The Belleville Public Library in New Jersey recently celebrated Three Kings Day.
Each year, the National Book Foundation awards a number of prizes of up to $2,500 each to individuals and institutions—or partnerships between the two—that have developed innovative means of creating and sustaining a lifelong love of reading. This is the fifth year that the Foundation is offering the 2013 Innovations in Reading Prize, sponsored by Levenger. Wouldn’t you know it? One of the 2012 winners, Bookends (Poudre River Public Library District, CO), found out about the competition right here, in SLJTeen.
Volunteers are a critical component of the public library organization. At my branch, nearly 20 percent of the shelving is completed by adult and teen volunteers. Each month teens log an average of 125 volunteer hours, which is comparable to having an additional staff member. We have volunteers at work nearly every open hour during the summer, and on evenings and weekends during the school year. Their dedication is tireless. Their value? Priceless.
From Exploring Tolkien’s Symbolic Language to Making Furry Feet, Teachers and Librarians Gear up for ‘The Hobbit’
Pictures of the Week: After Sandy, Queens Library Takes in a Raccoon, Provides Supplies to Residents
Libraries along the East Coast are stepping up to the challenge, providing a range of services, as well as a place to converge and power up, in Sandy’s wake. New York City schools sustained damage, though the school library situation is still being assessed, according to Richard Hasenyager, director of library services for NYC’s Department of Education
The public library is an information center providing resources that the community needs and wants. To know exactly what the community needs and wants the library relies on comment cards, conducts online surveys, and closely follows local issues and trends. But what if there are no customers to poll, no users for librarians to have a discussion with? This is exactly the situation that my library system is currently facing, because we are building a library where there has never been one (for many, many miles) and therefore there are no statistics, surveys, or discussions to base our collection, preliminary programming, or resource needs.
There’s a new column coming to SLJTeen – Fresh Paint: Notes from a Public Library. We’ll hear from April Pavis, teen services librarian, as she prepares to move into the eighth library branch in Loudoun County, Virginia, the Gum Spring Library which will deliver 40,000 square feet of space for materials, programs, education, and entertainment to an area of the county that has never had a library.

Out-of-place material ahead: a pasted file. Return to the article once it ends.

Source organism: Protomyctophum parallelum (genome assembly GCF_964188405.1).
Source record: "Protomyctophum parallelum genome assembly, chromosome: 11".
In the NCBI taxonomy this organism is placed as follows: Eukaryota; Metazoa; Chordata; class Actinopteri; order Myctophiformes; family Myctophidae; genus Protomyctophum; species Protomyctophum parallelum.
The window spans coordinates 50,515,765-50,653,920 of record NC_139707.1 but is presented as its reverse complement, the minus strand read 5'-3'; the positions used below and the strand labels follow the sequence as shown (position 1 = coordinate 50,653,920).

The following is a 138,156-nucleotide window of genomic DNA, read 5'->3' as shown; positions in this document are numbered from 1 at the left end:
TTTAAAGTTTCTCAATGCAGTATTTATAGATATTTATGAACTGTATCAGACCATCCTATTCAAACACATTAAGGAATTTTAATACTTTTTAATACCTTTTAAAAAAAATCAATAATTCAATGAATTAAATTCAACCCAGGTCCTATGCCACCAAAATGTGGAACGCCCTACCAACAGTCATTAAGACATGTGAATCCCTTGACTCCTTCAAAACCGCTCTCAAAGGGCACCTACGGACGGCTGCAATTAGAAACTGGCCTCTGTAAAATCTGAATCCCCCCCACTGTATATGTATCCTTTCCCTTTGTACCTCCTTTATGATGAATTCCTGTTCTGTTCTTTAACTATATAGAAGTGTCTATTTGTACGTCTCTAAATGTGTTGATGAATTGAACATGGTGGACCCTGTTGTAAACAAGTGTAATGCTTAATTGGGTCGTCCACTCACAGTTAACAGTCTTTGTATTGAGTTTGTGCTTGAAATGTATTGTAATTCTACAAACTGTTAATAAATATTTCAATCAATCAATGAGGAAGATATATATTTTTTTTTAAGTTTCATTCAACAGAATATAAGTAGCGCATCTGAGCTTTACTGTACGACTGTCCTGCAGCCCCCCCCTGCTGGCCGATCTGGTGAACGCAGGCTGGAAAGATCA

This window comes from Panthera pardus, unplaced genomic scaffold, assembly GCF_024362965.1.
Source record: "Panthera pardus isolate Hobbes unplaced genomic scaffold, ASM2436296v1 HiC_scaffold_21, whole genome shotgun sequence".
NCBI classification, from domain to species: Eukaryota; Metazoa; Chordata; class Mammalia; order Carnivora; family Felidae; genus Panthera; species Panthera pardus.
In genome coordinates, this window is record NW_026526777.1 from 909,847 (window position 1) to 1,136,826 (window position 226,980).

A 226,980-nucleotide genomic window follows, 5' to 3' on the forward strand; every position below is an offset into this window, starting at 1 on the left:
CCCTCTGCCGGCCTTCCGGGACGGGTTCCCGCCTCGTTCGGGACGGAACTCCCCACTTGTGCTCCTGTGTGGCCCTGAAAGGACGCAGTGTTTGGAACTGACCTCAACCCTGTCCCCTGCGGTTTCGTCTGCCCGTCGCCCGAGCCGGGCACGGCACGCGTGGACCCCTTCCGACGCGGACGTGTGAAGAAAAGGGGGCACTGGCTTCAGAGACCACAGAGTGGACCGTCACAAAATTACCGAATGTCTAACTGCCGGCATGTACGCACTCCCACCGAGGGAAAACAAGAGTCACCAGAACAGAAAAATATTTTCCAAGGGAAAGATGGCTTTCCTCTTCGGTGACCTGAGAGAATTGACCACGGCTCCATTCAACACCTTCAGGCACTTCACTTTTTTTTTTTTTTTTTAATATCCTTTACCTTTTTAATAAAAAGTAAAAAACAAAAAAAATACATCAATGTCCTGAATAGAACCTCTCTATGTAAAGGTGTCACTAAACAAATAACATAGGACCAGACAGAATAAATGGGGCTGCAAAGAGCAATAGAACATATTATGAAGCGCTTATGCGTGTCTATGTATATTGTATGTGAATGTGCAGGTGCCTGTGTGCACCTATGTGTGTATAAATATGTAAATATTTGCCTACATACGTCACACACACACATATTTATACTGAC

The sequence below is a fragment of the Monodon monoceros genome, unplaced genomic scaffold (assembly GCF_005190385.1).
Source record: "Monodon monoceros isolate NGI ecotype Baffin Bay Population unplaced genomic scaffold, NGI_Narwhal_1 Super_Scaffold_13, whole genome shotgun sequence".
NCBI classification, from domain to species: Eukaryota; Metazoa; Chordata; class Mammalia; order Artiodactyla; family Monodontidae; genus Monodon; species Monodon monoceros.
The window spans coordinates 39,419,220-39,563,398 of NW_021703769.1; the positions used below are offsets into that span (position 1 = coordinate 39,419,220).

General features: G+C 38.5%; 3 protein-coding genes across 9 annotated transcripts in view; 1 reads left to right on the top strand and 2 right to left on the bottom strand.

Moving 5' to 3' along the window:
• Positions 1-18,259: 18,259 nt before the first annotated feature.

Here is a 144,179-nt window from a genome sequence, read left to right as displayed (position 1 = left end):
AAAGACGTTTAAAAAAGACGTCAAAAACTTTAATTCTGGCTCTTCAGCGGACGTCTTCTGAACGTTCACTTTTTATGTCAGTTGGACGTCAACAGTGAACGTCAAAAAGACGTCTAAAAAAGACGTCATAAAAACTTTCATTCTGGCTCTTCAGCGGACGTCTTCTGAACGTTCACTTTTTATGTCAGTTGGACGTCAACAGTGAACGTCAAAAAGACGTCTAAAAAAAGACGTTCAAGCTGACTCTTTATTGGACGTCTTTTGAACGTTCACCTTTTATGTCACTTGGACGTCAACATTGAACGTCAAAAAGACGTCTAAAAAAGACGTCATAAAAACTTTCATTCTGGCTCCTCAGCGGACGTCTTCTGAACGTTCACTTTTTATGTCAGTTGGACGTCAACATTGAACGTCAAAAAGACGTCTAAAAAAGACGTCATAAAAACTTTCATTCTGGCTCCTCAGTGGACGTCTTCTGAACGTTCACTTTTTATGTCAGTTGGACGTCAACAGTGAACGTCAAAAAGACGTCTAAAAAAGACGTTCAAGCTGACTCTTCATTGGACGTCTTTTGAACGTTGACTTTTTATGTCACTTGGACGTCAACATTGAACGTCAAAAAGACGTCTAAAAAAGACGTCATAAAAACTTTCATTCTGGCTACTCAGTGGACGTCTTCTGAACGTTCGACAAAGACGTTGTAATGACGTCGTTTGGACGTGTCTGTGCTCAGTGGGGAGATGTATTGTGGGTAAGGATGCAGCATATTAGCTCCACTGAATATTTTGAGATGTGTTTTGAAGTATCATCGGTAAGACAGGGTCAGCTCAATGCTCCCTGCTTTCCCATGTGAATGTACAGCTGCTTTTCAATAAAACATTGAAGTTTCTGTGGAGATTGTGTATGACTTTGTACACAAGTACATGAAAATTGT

If one theme runs through Tracie D. Hall’s career, it’s the passion she feels for young people and
ensuring they have the resources to succeed. As Queens Library’s newest director of strategy and organizational development, she’s involved in the library’s customer service priorities—but she’ll also ensure that youth services remains a priority.
“I’m always in awe of the raw potential in young people,” says Hall, who came aboard on July 16. “Institutions can either squash that and try to [...]
Just because citywide budget cuts have forced the Seattle Public Library to close its doors for a week starting Monday, doesn’t mean kids will be left without good books or fun things to do during that time. A group is organizing a “People’s Library” in the Central District—and it needs children and YA titles.
Some 60,232 Chicago kids read more than 1.5 million books this summer, thanks to Mayor Rahm Emanuel’s Rahm’s Readers, the Chicago Public Library’s summer reading program. Studies show that children who participate in summer reading programs maintain or improve their reading skills and start school ready to learn.
Literacy isn’t the only thing Washington, DC, public libraries are offering kids this summer. They’re also serving up some lunch.
“We wanted to make sure they had a reason to come,” says Ginnie Cooper, chief librarian for the District of Columbia. “Sometimes the kids will come for the lunch, and sometimes they come for the program.”